Across the Atlantic: American Impressionism through the French Lens
This exhibition explores the path to Impressionism and the complex relationship between French Impressionism and the American interpretation of the style in the decades that followed.
This exhibition, drawn entirely from the collection of the Reading Public Museum, explores the path to Impressionism through the nineteenth century and the complex relationship between French Impressionism of the 1870s and 80s and the American interpretation of the style in the decades that followed.
More than sixty-five paintings and works on paper help tell the story of the new style of painting which developed at the end of the nineteenth century—one that emphasized light and atmospheric conditions, rapid or loose brushstrokes, and a focus on brightly colored scenes from everyday life.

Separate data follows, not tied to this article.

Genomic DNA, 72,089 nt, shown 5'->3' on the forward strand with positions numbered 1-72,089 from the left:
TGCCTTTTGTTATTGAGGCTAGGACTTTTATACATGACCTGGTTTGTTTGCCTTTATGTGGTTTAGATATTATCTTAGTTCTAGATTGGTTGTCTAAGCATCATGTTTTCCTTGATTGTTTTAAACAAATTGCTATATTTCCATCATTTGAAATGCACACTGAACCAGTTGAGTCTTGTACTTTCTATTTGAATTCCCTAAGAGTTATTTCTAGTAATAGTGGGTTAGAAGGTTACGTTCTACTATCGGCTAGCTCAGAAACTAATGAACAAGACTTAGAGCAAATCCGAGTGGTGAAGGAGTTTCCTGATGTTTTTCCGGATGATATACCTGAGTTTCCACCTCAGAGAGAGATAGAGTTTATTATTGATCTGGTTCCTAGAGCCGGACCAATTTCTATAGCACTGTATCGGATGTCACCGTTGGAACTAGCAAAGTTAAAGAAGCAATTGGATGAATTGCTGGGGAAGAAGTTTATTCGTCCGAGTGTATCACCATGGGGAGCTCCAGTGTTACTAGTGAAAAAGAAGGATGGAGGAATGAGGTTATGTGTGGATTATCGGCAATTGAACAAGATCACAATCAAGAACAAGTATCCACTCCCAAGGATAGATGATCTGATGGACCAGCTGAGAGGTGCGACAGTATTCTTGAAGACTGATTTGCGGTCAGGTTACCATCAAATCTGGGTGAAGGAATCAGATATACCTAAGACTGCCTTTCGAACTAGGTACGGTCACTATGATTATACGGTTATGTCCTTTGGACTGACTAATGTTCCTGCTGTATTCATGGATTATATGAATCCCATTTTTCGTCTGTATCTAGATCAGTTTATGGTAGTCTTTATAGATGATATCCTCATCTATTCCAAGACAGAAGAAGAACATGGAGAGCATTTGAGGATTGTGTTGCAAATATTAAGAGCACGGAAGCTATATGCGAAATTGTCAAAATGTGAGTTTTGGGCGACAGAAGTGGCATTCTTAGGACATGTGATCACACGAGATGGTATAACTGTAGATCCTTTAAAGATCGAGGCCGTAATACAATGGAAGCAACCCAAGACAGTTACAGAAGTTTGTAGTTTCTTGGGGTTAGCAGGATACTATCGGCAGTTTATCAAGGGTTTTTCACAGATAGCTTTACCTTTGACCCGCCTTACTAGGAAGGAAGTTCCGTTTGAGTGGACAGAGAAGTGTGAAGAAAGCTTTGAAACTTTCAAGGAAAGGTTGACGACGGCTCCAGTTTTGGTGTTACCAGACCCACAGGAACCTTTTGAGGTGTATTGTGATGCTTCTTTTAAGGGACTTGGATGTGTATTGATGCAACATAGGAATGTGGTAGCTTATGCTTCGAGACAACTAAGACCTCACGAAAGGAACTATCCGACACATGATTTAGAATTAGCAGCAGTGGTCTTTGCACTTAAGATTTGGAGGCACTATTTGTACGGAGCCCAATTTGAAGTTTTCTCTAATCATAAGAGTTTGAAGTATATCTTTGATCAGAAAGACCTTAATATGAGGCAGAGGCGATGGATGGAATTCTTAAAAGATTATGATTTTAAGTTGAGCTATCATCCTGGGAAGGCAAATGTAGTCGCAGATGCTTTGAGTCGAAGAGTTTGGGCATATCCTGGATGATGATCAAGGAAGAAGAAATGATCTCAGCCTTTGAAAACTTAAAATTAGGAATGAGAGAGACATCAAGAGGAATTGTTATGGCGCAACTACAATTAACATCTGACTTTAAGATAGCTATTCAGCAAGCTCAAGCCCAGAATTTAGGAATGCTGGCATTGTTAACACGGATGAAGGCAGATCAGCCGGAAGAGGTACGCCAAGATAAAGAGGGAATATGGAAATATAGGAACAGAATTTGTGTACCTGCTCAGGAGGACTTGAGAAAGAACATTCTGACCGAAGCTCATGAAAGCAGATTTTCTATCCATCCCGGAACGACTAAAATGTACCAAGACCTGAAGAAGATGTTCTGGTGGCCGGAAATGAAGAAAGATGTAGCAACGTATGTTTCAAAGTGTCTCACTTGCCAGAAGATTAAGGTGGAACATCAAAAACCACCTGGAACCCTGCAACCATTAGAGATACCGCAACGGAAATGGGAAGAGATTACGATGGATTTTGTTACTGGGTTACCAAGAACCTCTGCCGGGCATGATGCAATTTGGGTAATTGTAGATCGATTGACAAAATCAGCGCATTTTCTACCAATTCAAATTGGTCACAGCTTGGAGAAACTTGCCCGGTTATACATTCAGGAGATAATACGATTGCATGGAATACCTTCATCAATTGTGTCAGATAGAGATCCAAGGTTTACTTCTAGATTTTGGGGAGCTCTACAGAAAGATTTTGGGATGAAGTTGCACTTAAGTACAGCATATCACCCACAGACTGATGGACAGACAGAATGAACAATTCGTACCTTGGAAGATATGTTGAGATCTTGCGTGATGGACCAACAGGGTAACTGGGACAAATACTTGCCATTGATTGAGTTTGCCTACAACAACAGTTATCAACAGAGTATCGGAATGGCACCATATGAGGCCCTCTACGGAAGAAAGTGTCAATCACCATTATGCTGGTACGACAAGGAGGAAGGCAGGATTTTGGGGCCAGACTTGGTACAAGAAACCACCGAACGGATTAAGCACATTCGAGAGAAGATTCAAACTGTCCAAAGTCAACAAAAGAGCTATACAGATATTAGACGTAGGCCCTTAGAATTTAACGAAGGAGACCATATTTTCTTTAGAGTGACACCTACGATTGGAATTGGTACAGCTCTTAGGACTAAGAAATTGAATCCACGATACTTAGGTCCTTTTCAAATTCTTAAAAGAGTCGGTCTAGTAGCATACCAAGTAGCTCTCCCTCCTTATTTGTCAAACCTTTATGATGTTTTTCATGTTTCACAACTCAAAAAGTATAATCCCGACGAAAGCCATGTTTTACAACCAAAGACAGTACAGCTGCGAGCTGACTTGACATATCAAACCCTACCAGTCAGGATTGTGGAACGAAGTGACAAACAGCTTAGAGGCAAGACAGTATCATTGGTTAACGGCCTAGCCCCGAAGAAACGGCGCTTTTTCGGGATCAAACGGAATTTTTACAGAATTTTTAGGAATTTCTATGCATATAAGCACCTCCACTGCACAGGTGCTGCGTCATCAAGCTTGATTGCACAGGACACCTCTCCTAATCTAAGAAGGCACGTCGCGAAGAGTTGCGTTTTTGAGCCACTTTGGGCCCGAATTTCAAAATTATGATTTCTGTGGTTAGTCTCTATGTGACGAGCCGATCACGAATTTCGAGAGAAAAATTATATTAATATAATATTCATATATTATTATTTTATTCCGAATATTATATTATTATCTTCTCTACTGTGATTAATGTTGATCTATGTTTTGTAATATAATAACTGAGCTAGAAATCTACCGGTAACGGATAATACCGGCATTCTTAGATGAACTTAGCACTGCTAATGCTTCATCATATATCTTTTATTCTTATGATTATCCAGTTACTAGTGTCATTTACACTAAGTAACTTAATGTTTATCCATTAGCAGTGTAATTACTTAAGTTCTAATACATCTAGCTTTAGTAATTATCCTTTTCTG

Some of the artists featured in the exhibition include Edgar Degas, Mary Cassatt, and Victor Vignon, among others, who exhibited in the official Impressionist exhibitions in Paris in the 1870s and 80s. Among the earliest American artists to embrace the style were John Singer Sargent, William Merritt Chase, John Henry Twachtman, Childe Hassam, and Frank W. Benson. A host of American artists who absorbed the style by the turn of the century including Daniel Garber, Edward Redfield, William Paxton, Chauncey Ryder, and Guy Wiggins, are highlighted in the exhibition.
Reading Public Museum
Approx. 215 linear ft.